However, there is one category of employee for whom this can be the worst time of year – the human resources team. The seemingly innocent workplace Christmas party often creates a perfect storm of opportunities for employees to cause serious harm to employers with long-lasting consequences.
Christmas party nightmares
Consider the following scenarios:
- During his work’s Christmas party, a middle-level manager tells a director of his company to “f**k off” and then later remarks to others around him that “All those board members and managers are f**ked… One of those managers in particular, he’s a c**t”.
- An employee becomes intoxicated during his work’s Christmas party and inappropriately touches four colleagues. He also commits a serious breach of confidentiality by telling another employee she has been unsuccessful in her promotion application.
- A man, at the end of his work’s Christmas party, follows his female colleagues to a bar saying various things to them including “I’m going to go home and dream about you tonight” and “My mission tonight is to find out what colour your knickers are.”
The above are actual examples of employee misbehaviour which were subsequently litigated. As you might have guessed, alcohol was at the centre of each instance of misconduct.
So what was the fallout? In each example, the employees eventually either quit or had their employment terminated. The impact was profound and long lasting, not just on the employees committing misconduct, but also on other employees who were exposed to it. Lengthy investigations had to be undertaken, which took up a great deal of HR’s time. Ultimately, one night of bad decisions resulted in some employees never being able to enjoy participating in their workplace in the same way again.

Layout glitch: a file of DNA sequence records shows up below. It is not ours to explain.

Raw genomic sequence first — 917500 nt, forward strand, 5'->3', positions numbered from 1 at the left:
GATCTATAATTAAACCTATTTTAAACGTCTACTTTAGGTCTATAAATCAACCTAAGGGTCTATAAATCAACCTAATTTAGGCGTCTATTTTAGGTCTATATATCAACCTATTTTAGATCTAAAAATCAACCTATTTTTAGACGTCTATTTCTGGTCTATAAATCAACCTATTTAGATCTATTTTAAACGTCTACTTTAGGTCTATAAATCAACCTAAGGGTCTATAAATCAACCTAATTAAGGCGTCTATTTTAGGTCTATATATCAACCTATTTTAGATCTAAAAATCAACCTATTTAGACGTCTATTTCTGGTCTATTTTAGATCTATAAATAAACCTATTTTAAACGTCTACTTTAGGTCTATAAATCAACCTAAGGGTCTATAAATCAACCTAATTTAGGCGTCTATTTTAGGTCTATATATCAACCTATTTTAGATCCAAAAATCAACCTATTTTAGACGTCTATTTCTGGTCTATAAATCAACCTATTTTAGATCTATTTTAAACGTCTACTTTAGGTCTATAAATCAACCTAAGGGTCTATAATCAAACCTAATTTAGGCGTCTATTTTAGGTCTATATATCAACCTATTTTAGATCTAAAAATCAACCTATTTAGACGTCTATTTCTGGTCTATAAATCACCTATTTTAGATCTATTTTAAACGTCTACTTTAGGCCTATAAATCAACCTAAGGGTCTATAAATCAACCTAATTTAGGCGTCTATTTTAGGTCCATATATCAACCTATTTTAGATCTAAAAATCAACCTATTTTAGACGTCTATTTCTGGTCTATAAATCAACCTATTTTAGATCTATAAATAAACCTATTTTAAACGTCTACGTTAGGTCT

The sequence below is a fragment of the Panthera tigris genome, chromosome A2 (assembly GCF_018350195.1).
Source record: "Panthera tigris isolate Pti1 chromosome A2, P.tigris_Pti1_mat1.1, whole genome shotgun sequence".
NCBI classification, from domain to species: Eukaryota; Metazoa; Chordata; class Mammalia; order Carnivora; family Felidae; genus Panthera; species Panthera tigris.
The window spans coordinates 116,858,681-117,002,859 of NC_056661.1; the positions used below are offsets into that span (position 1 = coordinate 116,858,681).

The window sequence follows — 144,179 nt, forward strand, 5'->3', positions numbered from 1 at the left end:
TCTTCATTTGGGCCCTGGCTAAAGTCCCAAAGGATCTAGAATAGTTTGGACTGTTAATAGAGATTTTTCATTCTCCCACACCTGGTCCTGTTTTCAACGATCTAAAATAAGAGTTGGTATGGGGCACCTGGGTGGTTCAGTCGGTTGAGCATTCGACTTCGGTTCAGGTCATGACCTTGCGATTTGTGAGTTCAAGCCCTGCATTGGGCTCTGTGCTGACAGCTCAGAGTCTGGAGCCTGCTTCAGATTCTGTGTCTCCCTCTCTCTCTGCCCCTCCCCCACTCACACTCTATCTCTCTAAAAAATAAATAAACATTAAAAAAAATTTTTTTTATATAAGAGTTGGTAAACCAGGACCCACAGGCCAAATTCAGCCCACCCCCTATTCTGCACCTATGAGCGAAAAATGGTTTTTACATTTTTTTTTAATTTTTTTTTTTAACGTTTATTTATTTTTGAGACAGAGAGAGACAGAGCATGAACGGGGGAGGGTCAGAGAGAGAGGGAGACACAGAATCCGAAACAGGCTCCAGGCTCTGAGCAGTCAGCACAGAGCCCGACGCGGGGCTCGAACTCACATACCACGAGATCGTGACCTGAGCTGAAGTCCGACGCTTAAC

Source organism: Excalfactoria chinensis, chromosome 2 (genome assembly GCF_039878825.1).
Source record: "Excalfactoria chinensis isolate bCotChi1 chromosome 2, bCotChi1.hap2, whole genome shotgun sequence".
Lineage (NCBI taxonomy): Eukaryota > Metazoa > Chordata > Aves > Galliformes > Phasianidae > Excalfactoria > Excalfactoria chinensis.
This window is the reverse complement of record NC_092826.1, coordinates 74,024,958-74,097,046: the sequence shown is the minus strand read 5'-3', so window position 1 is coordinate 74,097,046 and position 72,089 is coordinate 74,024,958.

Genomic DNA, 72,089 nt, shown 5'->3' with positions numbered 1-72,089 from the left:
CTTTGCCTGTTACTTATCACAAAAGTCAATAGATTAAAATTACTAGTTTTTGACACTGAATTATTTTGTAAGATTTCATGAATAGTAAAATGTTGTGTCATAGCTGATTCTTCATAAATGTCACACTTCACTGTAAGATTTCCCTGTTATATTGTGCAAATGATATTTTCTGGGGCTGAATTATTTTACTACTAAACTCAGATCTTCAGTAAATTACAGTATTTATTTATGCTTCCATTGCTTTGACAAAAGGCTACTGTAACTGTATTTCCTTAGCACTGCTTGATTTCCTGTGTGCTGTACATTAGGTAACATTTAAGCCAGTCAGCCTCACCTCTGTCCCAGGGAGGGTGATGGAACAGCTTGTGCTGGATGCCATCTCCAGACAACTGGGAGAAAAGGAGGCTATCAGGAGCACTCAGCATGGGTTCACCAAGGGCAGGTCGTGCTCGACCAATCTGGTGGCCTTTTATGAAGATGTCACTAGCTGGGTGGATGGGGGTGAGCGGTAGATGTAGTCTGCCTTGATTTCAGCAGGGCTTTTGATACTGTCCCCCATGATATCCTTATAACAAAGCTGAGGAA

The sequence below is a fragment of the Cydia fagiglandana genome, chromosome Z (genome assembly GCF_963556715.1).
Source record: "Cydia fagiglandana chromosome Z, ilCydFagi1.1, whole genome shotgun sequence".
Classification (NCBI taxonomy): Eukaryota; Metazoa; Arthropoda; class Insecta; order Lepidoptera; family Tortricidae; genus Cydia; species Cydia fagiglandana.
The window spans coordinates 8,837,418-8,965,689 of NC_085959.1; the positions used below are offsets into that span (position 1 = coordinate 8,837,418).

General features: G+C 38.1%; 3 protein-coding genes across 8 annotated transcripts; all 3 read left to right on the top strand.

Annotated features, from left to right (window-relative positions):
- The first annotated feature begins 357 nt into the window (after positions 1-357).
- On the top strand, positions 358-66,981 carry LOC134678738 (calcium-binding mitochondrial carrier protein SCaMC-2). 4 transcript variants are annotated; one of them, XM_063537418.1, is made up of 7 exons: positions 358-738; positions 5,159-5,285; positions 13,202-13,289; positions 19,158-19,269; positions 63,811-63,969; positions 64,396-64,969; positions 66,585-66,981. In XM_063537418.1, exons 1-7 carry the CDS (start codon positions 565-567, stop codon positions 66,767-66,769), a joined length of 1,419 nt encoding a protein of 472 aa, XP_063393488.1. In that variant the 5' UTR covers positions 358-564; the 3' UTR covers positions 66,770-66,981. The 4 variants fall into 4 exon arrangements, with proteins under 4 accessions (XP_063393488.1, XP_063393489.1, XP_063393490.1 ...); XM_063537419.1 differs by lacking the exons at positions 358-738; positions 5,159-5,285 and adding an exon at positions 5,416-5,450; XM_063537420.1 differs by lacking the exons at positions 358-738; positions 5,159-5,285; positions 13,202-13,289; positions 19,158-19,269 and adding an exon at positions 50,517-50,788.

There are several modern challenges which must be considered by those managing their workplace Christmas function.
Challenge #1: Social media
In the pre-internet age, it was unusual for a person’s out-of-work behaviour to be noticed at work. Social media has made it easier for employers to find records of their employees’ extra-curricular activities. It has also made it easier for employers’ reputations to be damaged by employees’ online activities. Disgruntled employees now have a broad platform from which to air their views. In one case, it was drawn to a company’s attention that one of its employees had posted on Facebook “I wonder how work can be so f**king useless and mess up my pay again. C**ts are going down tomorrow.” Unsurprisingly, the management found this to be threatening and derogatory and the employee lost his job.
The employee brought an unfair dismissal claim against his employer. However, the employer’s decision to dismiss was upheld. This was despite the fact that the employee had posted the comments on Facebook while at home and outside of working hours. According to the court, the fact that the employee’s work colleagues were able to view his abusive Facebook posts was grounds enough to justify the employee’s dismissal.
However, the employer still had to deal with the damage done by the employee’s conduct and relevant managers were concerned that their reputations had been damaged by the comments.